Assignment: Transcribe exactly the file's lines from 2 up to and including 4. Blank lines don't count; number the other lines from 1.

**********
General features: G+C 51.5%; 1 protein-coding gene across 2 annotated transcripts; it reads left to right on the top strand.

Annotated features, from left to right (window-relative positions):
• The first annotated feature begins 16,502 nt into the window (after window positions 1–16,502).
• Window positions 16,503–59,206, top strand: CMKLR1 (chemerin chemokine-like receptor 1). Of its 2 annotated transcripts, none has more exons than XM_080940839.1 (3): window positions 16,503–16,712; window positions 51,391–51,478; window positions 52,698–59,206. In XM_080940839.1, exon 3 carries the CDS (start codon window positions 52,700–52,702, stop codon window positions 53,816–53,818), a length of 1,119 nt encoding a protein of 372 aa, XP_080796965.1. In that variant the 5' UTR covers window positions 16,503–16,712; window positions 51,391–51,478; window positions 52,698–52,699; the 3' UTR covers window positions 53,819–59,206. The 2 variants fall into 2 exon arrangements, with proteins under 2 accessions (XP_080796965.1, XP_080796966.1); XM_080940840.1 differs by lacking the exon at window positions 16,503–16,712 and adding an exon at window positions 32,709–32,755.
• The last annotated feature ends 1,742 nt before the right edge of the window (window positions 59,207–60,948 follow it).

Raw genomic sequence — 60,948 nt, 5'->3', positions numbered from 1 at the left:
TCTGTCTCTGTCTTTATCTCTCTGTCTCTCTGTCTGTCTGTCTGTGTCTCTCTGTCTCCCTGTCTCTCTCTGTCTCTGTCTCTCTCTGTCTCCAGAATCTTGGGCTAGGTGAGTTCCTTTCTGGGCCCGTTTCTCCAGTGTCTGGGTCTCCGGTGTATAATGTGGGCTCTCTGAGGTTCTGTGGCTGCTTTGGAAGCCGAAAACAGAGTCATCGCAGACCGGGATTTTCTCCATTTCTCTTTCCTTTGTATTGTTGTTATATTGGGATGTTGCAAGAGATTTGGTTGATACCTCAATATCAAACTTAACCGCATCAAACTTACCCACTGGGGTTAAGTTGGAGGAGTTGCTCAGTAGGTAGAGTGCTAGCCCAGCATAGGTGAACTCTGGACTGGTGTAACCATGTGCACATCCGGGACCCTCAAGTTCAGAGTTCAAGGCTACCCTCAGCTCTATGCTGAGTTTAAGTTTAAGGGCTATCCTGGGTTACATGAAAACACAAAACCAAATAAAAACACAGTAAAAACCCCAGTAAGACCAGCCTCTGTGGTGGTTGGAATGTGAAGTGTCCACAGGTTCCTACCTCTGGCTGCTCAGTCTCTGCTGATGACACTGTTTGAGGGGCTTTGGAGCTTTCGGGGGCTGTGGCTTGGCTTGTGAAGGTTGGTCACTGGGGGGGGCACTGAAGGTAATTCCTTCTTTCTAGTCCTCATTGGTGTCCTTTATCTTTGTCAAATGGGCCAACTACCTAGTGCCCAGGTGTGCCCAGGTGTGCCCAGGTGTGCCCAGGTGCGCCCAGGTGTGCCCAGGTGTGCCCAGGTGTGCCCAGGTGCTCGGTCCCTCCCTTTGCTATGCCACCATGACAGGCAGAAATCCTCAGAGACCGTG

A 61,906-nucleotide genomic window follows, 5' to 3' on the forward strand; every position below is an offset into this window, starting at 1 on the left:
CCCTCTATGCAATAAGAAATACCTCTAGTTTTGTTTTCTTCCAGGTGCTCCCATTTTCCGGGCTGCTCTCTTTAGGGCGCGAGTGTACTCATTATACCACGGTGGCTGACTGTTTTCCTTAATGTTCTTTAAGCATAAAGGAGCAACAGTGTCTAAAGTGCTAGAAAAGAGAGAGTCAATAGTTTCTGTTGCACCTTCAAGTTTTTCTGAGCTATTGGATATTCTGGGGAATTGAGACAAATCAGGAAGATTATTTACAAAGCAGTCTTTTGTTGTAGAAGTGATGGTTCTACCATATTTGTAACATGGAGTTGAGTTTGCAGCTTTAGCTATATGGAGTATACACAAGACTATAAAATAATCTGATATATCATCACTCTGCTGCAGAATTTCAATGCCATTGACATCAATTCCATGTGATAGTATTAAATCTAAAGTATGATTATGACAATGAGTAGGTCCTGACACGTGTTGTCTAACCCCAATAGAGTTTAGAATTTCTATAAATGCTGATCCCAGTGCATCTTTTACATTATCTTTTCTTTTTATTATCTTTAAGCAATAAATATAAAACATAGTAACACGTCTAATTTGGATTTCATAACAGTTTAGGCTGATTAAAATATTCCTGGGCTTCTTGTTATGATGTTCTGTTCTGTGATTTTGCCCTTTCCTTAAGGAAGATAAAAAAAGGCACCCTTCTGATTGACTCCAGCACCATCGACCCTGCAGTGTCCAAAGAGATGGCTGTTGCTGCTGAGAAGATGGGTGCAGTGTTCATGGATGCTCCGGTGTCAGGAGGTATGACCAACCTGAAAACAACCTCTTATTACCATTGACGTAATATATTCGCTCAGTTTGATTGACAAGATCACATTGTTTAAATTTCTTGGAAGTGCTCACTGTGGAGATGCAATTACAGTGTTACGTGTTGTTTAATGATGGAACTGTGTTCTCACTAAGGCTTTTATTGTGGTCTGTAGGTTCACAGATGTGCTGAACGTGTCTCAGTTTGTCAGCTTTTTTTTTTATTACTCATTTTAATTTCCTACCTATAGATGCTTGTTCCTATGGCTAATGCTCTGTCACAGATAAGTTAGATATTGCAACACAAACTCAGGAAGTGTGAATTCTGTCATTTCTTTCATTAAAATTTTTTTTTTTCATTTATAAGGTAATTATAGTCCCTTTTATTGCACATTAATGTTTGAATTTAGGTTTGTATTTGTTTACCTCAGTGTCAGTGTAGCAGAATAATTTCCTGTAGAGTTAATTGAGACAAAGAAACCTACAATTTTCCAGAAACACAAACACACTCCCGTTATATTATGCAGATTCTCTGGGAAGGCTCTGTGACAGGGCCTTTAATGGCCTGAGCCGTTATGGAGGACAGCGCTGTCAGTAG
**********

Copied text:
Annotated features, from left to right (window-relative positions):
• The first annotated feature begins 16,502 nt into the window (after window positions 1–16,502).
• Window positions 16,503–59,206, top strand: CMKLR1 (chemerin chemokine-like receptor 1). Of its 2 annotated transcripts, none has more exons than XM_080940839.1 (3): window positions 16,503–16,712; window positions 51,391–51,478; window positions 52,698–59,206. In XM_080940839.1, exon 3 carries the CDS (start codon window positions 52,700–52,702, stop codon window positions 53,816–53,818), a length of 1,119 nt encoding a protein of 372 aa, XP_080796965.1. In that variant the 5' UTR covers window positions 16,503–16,712; window positions 51,391–51,478; window positions 52,698–52,699; the 3' UTR covers window positions 53,819–59,206. The 2 variants fall into 2 exon arrangements, with proteins under 2 accessions (XP_080796965.1, XP_080796966.1); XM_080940840.1 differs by lacking the exon at window positions 16,503–16,712 and adding an exon at window positions 32,709–32,755.